Tuesday, January 25, 2011

Ms. O(mg)

News from the classroom this week: A sixth grader decided I shouldn't be Ms.O but instead, I should be Ms.OMG- I love it!

Today I worked with 2nd graders. Second graders are normally cool. It's kind of funny to see them interact with friends because some of the time you get glimpses of them, and some of the time they become their parents. Today I had a second grader whose parents I probably wouldn't like- because I sure as heck couldn't bring myself to like her- not even one iota. I tried- I usually can find good in anyone and I usually end up adoring even the most difficult children. Not this one. I couldn't see any redeeming quality in her.

She was bossy. She was pushy. She was the chunky puppy in the litter that steals all the food. She was ogre or troll, and here I was without my troll cross! She was whiney. She knew everything. She had no qualms about telling you that she knew everything. She expected immediate obedience or she sighed a big sigh. She expected pity for a tiny dot of a boo boo. I can't pity a troll who isn't really hurt.

One child was in charge of the heater. I was his job to turn the switch on or off according to my direction. I asked that kid to turn off the heater. He got up and walked over to the switch. Trollgirl jumped out of her chair, flew across the room, pushed him to the side, and tried to turn off the switch herself. He said "It's my job, I was getting it." She said (with a big troll sigh) "you were taking too long, hurrumph.".

I can see how her parents must talk to her. They must push her aside if she doeesn't immediately get what they are asking, or do things quickly enough. They must berate her for her slowness. They must stomp through life with their big green troll feet smashing everything in the pathway.

I'm not one to always blame the parents, though we are very much a product of our environment. Home is the environment in which we spend the greatest amount of shaping time. We might be at school more often, but we change teachers and don't care what they think as much as we care what our parents think.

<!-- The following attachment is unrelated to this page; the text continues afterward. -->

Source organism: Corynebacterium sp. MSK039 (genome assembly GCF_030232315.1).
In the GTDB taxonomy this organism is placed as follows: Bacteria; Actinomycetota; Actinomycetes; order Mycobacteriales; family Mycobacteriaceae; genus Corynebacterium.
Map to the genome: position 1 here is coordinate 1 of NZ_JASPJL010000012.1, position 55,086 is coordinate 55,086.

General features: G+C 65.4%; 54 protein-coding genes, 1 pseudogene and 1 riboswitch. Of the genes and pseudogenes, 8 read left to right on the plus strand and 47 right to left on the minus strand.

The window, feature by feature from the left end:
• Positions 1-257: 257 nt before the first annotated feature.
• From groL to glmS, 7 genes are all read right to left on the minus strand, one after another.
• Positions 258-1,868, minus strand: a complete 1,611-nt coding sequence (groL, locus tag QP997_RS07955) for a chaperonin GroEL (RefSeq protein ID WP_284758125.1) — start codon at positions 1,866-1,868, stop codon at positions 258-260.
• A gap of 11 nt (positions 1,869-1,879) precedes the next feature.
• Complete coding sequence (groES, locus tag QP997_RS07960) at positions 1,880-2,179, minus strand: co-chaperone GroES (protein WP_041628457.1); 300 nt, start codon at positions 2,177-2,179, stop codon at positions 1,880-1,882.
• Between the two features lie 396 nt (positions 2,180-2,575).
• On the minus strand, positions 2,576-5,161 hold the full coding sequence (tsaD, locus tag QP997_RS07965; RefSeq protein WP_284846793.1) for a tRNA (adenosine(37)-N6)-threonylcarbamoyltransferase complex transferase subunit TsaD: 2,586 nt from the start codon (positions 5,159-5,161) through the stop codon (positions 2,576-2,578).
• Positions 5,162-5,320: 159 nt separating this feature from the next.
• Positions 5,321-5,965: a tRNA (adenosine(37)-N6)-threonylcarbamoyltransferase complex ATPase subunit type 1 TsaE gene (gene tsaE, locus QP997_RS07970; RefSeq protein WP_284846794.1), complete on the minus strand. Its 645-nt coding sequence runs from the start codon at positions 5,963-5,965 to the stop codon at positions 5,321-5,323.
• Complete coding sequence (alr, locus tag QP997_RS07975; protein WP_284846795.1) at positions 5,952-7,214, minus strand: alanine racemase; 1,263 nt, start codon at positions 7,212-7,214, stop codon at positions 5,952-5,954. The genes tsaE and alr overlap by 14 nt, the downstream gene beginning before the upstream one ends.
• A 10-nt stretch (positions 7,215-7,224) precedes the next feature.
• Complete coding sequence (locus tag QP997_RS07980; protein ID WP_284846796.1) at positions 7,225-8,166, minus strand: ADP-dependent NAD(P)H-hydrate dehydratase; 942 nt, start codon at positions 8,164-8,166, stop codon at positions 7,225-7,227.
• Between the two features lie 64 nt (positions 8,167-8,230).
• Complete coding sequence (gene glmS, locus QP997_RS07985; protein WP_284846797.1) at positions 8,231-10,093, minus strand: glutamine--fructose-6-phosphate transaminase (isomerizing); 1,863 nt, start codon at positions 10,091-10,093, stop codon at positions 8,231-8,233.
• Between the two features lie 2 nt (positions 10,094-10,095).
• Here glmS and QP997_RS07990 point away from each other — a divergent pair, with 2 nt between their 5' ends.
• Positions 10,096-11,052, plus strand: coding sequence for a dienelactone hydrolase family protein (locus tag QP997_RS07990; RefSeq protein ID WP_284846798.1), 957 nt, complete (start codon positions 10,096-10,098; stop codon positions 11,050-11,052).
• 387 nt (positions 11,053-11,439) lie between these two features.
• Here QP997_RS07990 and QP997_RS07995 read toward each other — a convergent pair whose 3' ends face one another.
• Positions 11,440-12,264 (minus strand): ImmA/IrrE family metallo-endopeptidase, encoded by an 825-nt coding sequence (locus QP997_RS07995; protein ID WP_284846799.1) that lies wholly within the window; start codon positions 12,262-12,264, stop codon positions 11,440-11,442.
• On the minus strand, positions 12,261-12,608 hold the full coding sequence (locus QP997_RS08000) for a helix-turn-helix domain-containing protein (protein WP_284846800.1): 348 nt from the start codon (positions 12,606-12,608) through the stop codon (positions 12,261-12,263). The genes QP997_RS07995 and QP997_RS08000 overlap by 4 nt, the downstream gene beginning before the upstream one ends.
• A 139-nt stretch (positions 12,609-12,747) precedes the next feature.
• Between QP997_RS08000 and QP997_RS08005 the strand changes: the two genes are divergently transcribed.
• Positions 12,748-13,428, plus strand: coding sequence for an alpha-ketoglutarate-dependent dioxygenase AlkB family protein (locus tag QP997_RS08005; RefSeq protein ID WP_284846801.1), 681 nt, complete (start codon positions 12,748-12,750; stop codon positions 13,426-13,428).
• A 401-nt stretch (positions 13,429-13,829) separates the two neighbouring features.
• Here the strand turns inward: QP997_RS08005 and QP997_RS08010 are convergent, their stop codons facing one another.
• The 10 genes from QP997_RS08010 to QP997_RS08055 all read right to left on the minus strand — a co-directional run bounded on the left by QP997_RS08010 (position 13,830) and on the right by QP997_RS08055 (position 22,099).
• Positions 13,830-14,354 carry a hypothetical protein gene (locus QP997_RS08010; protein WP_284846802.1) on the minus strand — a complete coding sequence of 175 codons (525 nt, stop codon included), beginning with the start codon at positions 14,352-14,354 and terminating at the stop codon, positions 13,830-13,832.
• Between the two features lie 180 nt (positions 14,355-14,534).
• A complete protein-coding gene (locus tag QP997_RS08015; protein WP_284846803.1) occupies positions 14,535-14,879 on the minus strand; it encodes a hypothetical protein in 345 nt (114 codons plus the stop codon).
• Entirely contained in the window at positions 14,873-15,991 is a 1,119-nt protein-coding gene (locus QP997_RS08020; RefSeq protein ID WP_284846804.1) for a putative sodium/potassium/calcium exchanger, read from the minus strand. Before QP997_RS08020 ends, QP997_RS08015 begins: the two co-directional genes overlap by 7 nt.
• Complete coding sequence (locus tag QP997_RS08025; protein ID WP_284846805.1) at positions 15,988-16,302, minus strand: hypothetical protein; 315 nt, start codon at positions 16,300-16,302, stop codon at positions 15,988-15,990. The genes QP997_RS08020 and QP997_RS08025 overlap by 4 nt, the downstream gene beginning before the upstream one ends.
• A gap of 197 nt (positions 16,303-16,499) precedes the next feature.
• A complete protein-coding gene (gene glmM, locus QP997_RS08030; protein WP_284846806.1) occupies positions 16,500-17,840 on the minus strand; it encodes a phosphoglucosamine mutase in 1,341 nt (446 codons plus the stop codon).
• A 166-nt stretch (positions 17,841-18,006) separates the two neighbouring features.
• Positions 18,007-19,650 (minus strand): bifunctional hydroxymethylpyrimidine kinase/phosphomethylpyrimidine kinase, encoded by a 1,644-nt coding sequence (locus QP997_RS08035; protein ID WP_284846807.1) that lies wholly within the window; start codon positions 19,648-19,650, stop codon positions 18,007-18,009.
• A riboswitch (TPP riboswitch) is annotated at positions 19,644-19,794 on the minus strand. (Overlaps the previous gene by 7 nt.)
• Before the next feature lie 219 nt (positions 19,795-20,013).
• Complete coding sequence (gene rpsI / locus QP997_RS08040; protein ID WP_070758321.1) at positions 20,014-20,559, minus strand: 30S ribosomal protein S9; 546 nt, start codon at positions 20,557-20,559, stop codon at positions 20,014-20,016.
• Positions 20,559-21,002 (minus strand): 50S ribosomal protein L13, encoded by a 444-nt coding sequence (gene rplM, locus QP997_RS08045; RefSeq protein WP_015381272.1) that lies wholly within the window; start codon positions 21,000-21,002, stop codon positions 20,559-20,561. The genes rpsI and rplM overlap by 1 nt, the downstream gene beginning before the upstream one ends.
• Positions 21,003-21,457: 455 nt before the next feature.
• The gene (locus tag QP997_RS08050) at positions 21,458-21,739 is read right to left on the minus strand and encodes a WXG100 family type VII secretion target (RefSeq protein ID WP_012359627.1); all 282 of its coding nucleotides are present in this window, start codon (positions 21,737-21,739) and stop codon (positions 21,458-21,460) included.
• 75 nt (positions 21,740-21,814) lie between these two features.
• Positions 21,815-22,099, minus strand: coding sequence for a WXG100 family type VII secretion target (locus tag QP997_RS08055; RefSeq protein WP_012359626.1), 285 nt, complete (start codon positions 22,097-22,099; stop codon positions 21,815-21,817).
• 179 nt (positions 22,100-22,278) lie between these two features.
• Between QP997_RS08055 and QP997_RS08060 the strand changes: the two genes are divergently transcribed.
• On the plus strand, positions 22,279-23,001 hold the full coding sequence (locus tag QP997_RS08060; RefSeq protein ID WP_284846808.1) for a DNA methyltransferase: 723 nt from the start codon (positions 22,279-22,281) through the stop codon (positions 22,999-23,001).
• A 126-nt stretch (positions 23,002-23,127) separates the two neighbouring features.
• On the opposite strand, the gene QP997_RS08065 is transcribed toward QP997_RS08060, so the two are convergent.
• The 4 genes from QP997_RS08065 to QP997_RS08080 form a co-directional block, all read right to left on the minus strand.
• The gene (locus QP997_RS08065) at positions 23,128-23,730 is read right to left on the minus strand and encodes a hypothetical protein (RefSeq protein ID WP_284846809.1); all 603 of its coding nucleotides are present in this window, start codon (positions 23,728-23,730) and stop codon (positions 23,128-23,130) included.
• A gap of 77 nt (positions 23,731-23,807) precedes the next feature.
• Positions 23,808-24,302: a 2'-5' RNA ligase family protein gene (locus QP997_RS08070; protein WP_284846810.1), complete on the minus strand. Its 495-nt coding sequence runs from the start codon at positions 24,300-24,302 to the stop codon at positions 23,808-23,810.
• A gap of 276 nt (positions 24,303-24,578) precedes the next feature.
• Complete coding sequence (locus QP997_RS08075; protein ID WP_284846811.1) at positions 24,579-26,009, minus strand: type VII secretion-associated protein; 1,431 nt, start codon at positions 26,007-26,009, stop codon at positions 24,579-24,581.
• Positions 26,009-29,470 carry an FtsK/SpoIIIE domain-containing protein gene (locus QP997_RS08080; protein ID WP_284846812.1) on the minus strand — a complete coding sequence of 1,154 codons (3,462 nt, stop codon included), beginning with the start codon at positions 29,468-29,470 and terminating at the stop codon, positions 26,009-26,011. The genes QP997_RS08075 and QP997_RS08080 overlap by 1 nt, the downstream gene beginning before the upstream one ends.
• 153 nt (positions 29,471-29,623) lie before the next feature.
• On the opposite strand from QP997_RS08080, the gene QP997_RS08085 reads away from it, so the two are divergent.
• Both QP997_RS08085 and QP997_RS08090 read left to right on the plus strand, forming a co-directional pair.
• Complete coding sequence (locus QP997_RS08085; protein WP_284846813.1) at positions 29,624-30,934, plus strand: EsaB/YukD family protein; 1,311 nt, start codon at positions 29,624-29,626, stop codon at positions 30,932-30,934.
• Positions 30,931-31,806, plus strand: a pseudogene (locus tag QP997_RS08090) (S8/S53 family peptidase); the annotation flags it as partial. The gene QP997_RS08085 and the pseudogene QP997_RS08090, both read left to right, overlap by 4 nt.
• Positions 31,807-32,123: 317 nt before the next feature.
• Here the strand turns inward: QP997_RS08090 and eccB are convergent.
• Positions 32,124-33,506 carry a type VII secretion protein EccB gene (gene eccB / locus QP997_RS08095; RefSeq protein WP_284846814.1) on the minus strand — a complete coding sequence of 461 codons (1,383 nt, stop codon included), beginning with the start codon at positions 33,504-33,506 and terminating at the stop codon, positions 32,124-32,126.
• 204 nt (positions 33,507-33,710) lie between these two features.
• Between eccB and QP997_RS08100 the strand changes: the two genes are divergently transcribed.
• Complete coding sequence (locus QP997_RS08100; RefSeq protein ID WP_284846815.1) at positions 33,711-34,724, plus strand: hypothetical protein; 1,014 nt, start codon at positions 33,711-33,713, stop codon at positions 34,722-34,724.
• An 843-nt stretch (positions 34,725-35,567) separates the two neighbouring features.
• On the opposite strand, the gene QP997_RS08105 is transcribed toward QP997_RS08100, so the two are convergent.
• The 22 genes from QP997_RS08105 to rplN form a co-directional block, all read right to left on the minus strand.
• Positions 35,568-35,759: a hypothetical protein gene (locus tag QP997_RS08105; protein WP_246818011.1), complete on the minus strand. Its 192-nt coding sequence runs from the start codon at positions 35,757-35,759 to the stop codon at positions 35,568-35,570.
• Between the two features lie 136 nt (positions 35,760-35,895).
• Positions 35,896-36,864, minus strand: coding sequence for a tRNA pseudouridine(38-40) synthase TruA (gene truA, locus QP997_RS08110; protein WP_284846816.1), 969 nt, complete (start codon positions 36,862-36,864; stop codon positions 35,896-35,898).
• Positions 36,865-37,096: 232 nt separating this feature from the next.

In this instance, I can clearly see her mimicking her parents. They have to be the ones that modeled impatience and bullying. Or, at the very least, they allow (and therefore propogate) this behavior from her thinking it is cute. It's not. She was quite ugly on the inside already. In second grade (7 years old!)- how sad.

6 comments:

Dark Mother said...

Indeed that is sad. When I volunteer in my son's classroom I sit back and watch the kids and how they interact with each other. I have my favorites and then I have those I want to throttle. Basically, unless a child has come out of me, I could pretty much give or take him/her.

Mara said...

I hope she will learn from her fellow students, after all she is still very young, but somehow I think it won't really work out. She will turn out to be a bully and probably treat her children the same way!

Judy said...

It's difficult to watch things like this happen and not be able to help...

Her Mom said...

And someday she'll be someone's wife, someone's mother, someone's co-worker (or, horrors, boss). Be glad she won't be yours!

LisaF said...

It's so sad to watch a child that, given a different circumstance, might be quite nice. Perhaps seeing how humans behave in the classroom, she can turn herself around. I do think in this case, the parents must take most of the credit. Second grade is a bit young to have developed such nasty behaviors.

geoff said...

I've got a trinity of those in my class this year, but one in particular is like your troll. My classroom would be such a different place without him. This year I come home much more exhausted than last year for sure. Everyday other kids get frustrated with him. It makes me reflect on how many people are affected when one set of parents doesn't do their job.